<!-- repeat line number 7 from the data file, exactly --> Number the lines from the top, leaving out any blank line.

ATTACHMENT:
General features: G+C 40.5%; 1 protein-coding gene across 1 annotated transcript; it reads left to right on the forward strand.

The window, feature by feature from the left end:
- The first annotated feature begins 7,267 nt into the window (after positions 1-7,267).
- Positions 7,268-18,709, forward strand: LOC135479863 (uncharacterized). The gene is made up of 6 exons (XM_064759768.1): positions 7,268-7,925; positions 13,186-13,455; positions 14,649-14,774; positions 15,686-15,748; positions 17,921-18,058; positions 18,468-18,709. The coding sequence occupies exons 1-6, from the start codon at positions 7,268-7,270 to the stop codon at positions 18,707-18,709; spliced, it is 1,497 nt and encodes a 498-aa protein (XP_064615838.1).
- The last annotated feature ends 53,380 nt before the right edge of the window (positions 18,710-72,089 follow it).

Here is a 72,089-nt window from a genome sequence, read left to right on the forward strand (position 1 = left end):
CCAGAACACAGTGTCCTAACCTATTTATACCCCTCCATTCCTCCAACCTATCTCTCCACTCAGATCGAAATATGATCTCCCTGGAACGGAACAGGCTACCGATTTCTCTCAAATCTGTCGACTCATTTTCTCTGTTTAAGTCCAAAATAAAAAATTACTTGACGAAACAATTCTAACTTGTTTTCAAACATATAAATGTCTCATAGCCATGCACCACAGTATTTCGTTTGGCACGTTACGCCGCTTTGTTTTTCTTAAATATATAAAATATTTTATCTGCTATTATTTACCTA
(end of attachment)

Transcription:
CCAGAACACAGTGTCCTAACCTATTTATACCCCTCCATTCCTCCAACCTATCTCTCCACTCAGATCGAAATATGATCTCCCTGGAACGGAACAGGCTACCGATTTCTCTCAAATCTGTCGACTCATTTTCTCTGTTTAAGTCCAAAATAAAAAATTACTTGACGAAACAATTCTAACTTGTTTTCAAACATATAAATGTCTCATAGCCATGCACCACAGTATTTCGTTTGGCACGTTACGCCGCTTTGTTTTTCTTAAATATATAAAATATTTTATCTGCTATTATTTACCTA